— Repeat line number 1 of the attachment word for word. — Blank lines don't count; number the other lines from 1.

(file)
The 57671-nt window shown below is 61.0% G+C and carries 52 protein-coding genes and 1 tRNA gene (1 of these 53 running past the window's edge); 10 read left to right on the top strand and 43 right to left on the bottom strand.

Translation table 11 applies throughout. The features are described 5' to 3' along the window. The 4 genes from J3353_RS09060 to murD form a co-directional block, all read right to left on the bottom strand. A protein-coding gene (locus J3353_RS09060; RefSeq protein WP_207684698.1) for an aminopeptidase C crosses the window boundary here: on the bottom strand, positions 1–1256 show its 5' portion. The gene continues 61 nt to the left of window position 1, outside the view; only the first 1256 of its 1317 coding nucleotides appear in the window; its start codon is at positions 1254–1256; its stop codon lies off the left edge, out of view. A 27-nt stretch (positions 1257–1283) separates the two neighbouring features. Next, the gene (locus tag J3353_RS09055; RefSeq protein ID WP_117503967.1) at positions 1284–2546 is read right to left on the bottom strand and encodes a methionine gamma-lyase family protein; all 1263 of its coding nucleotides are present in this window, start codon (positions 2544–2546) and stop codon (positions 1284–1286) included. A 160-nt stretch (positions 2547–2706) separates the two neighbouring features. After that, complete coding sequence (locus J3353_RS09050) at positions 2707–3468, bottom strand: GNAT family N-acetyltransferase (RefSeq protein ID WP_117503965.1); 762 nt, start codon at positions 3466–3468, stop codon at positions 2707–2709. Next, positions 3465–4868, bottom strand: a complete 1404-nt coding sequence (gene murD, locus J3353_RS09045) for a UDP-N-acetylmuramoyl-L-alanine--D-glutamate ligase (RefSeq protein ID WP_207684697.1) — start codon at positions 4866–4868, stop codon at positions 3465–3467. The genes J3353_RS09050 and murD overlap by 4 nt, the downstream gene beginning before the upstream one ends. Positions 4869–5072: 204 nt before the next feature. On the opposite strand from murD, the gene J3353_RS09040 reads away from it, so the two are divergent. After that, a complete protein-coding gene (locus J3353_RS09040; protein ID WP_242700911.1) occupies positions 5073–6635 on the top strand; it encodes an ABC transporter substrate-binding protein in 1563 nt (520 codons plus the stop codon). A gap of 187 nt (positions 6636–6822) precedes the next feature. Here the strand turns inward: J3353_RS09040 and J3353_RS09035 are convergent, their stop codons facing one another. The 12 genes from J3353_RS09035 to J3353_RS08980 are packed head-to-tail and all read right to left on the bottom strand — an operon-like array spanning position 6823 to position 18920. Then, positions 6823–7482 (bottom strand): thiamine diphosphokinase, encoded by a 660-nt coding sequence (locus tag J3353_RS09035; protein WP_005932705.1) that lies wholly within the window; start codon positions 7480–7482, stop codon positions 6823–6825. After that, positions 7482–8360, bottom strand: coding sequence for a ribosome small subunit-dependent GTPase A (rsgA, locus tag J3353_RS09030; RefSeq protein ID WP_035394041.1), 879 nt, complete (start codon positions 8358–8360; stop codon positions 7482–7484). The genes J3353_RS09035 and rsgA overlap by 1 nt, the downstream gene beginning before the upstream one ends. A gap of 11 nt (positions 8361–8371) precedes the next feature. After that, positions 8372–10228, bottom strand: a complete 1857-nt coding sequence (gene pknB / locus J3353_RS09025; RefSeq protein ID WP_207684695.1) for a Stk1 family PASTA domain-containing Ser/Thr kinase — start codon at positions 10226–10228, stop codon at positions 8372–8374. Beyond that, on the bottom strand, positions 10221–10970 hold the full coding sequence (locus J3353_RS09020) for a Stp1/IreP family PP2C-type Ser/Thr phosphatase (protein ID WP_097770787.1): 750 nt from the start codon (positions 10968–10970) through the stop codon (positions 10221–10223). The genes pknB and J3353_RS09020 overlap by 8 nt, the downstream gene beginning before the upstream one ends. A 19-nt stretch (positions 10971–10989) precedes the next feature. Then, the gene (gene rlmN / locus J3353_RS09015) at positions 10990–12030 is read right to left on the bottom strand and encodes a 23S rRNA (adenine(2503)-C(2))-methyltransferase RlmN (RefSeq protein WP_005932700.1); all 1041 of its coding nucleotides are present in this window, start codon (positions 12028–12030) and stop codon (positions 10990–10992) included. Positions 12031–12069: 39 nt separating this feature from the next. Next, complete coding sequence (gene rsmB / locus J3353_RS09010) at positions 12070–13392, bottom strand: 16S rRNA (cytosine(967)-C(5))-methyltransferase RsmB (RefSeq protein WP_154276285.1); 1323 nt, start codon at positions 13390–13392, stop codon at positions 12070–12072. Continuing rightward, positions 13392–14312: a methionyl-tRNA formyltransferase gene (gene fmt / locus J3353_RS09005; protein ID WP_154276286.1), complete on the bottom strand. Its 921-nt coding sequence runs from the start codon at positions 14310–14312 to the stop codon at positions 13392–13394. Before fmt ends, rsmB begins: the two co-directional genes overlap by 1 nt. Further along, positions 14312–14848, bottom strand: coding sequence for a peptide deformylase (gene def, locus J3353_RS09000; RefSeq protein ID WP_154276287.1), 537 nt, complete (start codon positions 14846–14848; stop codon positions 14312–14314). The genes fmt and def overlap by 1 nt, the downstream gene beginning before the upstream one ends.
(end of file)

The 57671-nt window shown below is 61.0% G+C and carries 52 protein-coding genes and 1 tRNA gene (1 of these 53 running past the window's edge); 10 read left to right on the top strand and 43 right to left on the bottom strand.